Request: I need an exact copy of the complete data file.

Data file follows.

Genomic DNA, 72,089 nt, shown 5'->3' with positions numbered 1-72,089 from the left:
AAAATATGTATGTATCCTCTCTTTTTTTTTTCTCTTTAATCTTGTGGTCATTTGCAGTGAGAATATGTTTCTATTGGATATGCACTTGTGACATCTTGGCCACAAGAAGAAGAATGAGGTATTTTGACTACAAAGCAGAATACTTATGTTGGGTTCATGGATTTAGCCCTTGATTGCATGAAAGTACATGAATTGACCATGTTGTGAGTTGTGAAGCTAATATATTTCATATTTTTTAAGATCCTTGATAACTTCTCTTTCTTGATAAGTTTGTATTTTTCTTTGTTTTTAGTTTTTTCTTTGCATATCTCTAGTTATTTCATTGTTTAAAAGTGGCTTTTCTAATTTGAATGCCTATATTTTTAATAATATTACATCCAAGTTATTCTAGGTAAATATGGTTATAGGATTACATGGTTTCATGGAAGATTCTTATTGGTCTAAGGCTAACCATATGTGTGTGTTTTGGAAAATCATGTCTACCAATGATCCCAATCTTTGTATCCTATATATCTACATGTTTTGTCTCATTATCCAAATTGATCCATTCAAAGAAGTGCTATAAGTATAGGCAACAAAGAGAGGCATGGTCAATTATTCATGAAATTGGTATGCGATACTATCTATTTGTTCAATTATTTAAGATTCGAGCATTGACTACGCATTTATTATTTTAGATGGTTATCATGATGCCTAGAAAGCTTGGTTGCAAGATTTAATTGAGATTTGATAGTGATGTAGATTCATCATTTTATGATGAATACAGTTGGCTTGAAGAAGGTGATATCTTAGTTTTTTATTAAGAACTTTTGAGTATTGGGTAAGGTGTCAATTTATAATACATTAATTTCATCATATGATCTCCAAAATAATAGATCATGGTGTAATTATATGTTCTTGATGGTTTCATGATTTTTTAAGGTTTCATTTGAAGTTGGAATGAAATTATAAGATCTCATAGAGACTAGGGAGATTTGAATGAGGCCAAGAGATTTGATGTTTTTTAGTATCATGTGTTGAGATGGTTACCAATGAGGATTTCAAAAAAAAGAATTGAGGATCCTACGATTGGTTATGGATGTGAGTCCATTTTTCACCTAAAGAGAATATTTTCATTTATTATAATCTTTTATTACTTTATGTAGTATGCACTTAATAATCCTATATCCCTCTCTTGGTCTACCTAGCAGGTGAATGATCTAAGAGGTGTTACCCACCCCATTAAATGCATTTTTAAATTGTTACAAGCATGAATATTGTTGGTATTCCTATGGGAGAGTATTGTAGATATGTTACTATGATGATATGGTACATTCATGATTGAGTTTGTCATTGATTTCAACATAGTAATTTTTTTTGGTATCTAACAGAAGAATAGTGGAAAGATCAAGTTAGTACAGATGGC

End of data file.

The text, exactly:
Genomic DNA, 72,089 nt, shown 5'->3' with positions numbered 1-72,089 from the left:
AAAATATGTATGTATCCTCTCTTTTTTTTTTCTCTTTAATCTTGTGGTCATTTGCAGTGAGAATATGTTTCTATTGGATATGCACTTGTGACATCTTGGCCACAAGAAGAAGAATGAGGTATTTTGACTACAAAGCAGAATACTTATGTTGGGTTCATGGATTTAGCCCTTGATTGCATGAAAGTACATGAATTGACCATGTTGTGAGTTGTGAAGCTAATATATTTCATATTTTTTAAGATCCTTGATAACTTCTCTTTCTTGATAAGTTTGTATTTTTCTTTGTTTTTAGTTTTTTCTTTGCATATCTCTAGTTATTTCATTGTTTAAAAGTGGCTTTTCTAATTTGAATGCCTATATTTTTAATAATATTACATCCAAGTTATTCTAGGTAAATATGGTTATAGGATTACATGGTTTCATGGAAGATTCTTATTGGTCTAAGGCTAACCATATGTGTGTGTTTTGGAAAATCATGTCTACCAATGATCCCAATCTTTGTATCCTATATATCTACATGTTTTGTCTCATTATCCAAATTGATCCATTCAAAGAAGTGCTATAAGTATAGGCAACAAAGAGAGGCATGGTCAATTATTCATGAAATTGGTATGCGATACTATCTATTTGTTCAATTATTTAAGATTCGAGCATTGACTACGCATTTATTATTTTAGATGGTTATCATGATGCCTAGAAAGCTTGGTTGCAAGATTTAATTGAGATTTGATAGTGATGTAGATTCATCATTTTATGATGAATACAGTTGGCTTGAAGAAGGTGATATCTTAGTTTTTTATTAAGAACTTTTGAGTATTGGGTAAGGTGTCAATTTATAATACATTAATTTCATCATATGATCTCCAAAATAATAGATCATGGTGTAATTATATGTTCTTGATGGTTTCATGATTTTTTAAGGTTTCATTTGAAGTTGGAATGAAATTATAAGATCTCATAGAGACTAGGGAGATTTGAATGAGGCCAAGAGATTTGATGTTTTTTAGTATCATGTGTTGAGATGGTTACCAATGAGGATTTCAAAAAAAAGAATTGAGGATCCTACGATTGGTTATGGATGTGAGTCCATTTTTCACCTAAAGAGAATATTTTCATTTATTATAATCTTTTATTACTTTATGTAGTATGCACTTAATAATCCTATATCCCTCTCTTGGTCTACCTAGCAGGTGAATGATCTAAGAGGTGTTACCCACCCCATTAAATGCATTTTTAAATTGTTACAAGCATGAATATTGTTGGTATTCCTATGGGAGAGTATTGTAGATATGTTACTATGATGATATGGTACATTCATGATTGAGTTTGTCATTGATTTCAACATAGTAATTTTTTTTGGTATCTAACAGAAGAATAGTGGAAAGATCAAGTTAGTACAGATGGC